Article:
Archives

One of the aims of the Jesuits in Britain Archives is to support individuals who are considering a career in the archive profession by offering experience in the form of volunteer or work experience placements. Interest in these roles has been gradually increasing so that this summer we have already taken on three work experience students. Lizzy was with us for one week in June, and in this blog post talks about her experience.If you are interested in volunteering or carrying out a work...
150 years ago, on 7 September 1868, Gerard Manley Hopkins entered the Society of Jesus at Manresa, Roehampton. Born in Stratford, Essex in 1844, he received his early education at the Cholmeley Grammar School in Highgate. According to his obituary in Letters and Notices, “from earliest childhood he showed a great talent for drawing, and his work was distinguished for its remarkable delicacy… He had a very exquisite voice and took great interest in music. This, with art and literature, became...
Photograph of Stonyhurst College
On 21 August 1834, Fr Marmaduke Stone SJ died at Lowe House, St Helens. Born in Draycott, near Painsley in Staffordshire, in 1748, and entering the Society in 1767, those who have some knowledge of British Jesuit history might realise that Fr Stone would have been witness to a particularly significant, and turbulent, period for British Jesuits and the Society as a whole.Catholic education in England and Wales had been outlawed since Elizabethan times, so, in order to provide an education for...
To date, the Jesuits in Britain Archives have supported two part-time Archives Assistants, with the aim of helping prospective archivists into the profession. We are pleased to say that both were accepted onto Masters programmes for Archives and Records Management, an accredited qualification which is required of individuals working in the profession. Our most recent Archives Assistant, Lucy Vinten Mattich, has been working with us for almost two years, the second of which she has been...
Even the most apathetic will be aware that the World Football Cup has recently been taking place. The 21st tournament, which has been held in Russia, had its final match on Sunday 15 July. In light of the football fever it seemed an appropriate time to share the story of how the Jesuits had a football team stay with them during the 1966 Cup.The inclusion of this photograph of Fr Peter Blake SJ with some footballers in the timeline of the most recent Jesuit and Friends issue reminded me that...
This year, 9 July marks the 70th anniversary of the death of Fr Robert Henry Joseph Steuart SJ. According to his obituary in Letters and Notices, Fr Steuart was born in Reigate, but his ancestry and home-life were Scottish. He was first educated at Fort Angus and hoped to enter the Navy but was prevented due to his recurrent hay fever. Instead, having a talent for mathematics, he entered the Royal Military Academy in Woolwich where he was a military cadet from March 1892 until February 1893....
Portrait of Fr Stephen Perry SJ
The Jesuits and wider Catholic Church have a long history with astronomy. In October 1582, Pope Gregory XIII introduced the new Gregorian calendar to replace the Julian system which, by that time, had drifted by ten days. The new calendar also altered the lunar cycle used by the Church to calculate the date for Easter, restoring it to the time of the year as originally celebrated by the early Church. The Gregorian calendar was developed by the astronomer Aloysius Lilius and modified by the...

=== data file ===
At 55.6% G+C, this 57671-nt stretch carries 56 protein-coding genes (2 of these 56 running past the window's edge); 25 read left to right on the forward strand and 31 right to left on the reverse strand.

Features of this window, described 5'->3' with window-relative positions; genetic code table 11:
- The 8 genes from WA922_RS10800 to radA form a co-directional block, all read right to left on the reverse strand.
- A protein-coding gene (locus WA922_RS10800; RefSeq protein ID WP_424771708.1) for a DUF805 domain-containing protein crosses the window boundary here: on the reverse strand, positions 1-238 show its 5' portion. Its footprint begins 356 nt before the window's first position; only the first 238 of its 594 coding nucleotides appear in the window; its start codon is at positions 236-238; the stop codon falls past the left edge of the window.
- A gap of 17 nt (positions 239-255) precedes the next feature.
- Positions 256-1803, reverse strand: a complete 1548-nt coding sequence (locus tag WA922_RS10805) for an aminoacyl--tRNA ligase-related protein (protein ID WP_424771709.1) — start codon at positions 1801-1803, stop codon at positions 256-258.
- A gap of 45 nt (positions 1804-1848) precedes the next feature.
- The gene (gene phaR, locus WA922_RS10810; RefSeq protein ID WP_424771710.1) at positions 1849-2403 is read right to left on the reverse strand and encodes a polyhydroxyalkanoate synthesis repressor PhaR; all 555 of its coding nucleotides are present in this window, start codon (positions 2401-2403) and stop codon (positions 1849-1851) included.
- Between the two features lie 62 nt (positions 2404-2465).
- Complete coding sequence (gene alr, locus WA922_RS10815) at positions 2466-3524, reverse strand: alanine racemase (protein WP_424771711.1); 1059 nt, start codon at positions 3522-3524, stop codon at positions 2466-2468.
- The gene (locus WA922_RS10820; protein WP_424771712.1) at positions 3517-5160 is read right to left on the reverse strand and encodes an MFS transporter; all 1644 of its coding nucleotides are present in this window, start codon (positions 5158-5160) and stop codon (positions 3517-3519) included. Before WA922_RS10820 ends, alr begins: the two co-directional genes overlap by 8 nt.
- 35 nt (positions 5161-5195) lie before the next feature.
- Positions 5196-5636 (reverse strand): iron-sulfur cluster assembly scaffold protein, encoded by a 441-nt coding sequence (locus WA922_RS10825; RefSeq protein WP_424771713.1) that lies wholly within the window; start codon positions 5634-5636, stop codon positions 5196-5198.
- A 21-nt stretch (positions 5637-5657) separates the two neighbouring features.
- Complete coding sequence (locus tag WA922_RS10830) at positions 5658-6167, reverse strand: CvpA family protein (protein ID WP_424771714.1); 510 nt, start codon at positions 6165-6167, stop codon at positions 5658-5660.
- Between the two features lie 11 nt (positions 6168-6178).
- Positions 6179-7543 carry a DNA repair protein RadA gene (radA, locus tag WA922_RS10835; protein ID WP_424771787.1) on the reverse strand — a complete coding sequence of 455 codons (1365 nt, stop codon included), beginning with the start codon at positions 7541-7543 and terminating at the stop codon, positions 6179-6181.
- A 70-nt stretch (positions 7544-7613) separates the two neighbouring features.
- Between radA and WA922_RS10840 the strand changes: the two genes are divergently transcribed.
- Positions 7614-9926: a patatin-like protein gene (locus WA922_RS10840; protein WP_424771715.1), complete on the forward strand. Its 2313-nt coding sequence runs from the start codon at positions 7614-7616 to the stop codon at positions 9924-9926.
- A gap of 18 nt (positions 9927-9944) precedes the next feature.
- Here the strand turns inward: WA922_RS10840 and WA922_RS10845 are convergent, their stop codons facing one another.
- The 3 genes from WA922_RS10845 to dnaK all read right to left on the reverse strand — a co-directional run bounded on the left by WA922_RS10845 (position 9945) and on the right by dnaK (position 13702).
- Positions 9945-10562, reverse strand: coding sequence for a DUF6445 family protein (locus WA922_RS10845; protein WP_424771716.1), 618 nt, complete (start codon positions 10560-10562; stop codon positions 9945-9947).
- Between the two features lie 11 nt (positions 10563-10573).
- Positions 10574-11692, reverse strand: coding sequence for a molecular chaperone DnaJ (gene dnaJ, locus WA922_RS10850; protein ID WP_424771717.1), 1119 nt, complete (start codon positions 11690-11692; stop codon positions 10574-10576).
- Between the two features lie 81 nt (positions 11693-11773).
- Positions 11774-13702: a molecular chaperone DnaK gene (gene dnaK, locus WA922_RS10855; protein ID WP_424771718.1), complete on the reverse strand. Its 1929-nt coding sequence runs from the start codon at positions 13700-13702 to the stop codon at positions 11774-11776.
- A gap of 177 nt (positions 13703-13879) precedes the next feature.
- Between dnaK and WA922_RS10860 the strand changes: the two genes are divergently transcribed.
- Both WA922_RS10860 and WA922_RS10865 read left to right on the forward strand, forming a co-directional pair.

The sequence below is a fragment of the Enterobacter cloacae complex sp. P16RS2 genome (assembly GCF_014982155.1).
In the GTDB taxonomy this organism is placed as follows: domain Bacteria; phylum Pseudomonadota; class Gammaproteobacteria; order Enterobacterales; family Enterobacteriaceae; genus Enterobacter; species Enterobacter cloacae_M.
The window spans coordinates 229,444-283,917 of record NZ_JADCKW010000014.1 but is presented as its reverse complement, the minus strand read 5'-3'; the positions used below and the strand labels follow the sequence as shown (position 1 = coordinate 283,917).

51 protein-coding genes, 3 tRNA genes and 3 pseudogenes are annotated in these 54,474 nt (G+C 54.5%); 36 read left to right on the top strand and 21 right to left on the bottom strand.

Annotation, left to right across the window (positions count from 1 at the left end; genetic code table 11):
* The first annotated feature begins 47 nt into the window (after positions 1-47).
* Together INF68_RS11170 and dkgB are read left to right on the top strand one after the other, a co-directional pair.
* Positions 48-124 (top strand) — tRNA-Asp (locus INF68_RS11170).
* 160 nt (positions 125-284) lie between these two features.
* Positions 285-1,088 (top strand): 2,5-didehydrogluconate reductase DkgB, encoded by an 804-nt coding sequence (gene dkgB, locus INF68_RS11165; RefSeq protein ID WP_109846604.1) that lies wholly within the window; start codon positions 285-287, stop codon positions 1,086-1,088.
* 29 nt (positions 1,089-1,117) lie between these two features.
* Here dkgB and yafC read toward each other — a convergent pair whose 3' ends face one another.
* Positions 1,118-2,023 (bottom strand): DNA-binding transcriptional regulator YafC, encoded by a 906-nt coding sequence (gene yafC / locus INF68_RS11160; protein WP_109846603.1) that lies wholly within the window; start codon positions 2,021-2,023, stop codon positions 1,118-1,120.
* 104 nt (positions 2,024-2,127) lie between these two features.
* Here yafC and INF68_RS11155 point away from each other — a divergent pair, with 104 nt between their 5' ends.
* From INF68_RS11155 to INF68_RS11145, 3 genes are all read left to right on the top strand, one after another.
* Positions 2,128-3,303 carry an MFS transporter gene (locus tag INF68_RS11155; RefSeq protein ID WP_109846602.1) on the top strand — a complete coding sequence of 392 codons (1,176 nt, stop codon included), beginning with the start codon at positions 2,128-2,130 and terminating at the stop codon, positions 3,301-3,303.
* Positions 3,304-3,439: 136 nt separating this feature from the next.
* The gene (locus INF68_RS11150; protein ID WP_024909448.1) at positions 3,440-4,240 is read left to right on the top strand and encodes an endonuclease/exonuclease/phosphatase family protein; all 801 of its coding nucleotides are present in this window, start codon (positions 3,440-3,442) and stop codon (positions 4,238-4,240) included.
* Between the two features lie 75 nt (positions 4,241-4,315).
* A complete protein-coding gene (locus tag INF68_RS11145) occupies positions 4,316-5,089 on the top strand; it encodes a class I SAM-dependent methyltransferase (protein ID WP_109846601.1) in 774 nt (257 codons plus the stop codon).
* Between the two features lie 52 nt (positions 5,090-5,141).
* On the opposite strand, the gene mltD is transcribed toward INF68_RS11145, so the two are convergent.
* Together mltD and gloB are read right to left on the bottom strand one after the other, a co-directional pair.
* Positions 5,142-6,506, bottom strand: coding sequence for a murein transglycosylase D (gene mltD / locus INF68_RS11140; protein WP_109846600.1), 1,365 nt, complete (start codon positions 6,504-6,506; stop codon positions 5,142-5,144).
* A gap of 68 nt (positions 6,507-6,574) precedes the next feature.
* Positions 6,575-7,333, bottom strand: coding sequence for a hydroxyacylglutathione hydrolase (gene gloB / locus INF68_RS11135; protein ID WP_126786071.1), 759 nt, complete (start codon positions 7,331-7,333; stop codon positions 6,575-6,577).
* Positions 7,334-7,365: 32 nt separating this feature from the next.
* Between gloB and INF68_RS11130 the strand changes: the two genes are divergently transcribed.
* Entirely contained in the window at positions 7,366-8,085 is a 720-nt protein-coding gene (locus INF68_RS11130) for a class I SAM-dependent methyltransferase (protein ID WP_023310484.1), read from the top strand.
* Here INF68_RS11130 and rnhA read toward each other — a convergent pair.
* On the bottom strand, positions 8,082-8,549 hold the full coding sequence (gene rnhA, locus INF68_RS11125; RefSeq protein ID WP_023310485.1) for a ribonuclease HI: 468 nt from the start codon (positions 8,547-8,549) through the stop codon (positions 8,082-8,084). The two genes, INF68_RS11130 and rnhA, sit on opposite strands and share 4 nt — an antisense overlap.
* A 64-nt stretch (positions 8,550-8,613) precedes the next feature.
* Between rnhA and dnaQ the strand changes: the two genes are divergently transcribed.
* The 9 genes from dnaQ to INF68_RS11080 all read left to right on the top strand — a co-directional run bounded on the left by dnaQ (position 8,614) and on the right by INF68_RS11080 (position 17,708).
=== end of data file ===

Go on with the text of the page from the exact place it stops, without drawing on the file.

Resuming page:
Image of William Weston SJ
In 1478 Bishop Morton of Ely (later Archbishop of Canterbury and Chancellor of England) began the building of a castle in Wisbech, Cambridgeshire, to replace the ageing motte-and-bailey structure built by William I in 1072. His successor, Bishop Alcock, extended and completed the re-building and subsequent bishops also spent considerable sums on this new palace. By late Tudor times, however, the castle had become a notorious prison used to hold Catholics. This year, the 5th of June marks the...
St Aloysius' Church, Oxford
145 years ago, on the 20th of May 1873, Oscar Wilde and a companion were among a large crowd that watched as Dr William Bernard Ullathorne, the first Bishop of Birmingham, laid the foundation stone of the first Catholic church to be built in the centre of Oxford since the Reformation: St Aloysius’. According to Fr John Morris SJ who was also present at the occasion:The weather, on which an out-door function is so entirely dependent, was magnificent; and the attendance on the occasion was large...
Illuminated IHS headscript under which October 1917 and Codex Juris Canonici in typescript
A centenary ago, on 19 May 1918, the Code of Canon Law took legal effect, having been promulgated by Pope Benedict XV in 1917. Prior to the Code of 1917, the Churches law was scattered in separate documents making it very difficult to find out what the law was on a particular point. “The volume of documentation was so vast and complex that only a canonist who possessed some of the skill of an archivist would have known where to look to find what the law said” (Peter Ingman, ‘The New Code...

Pages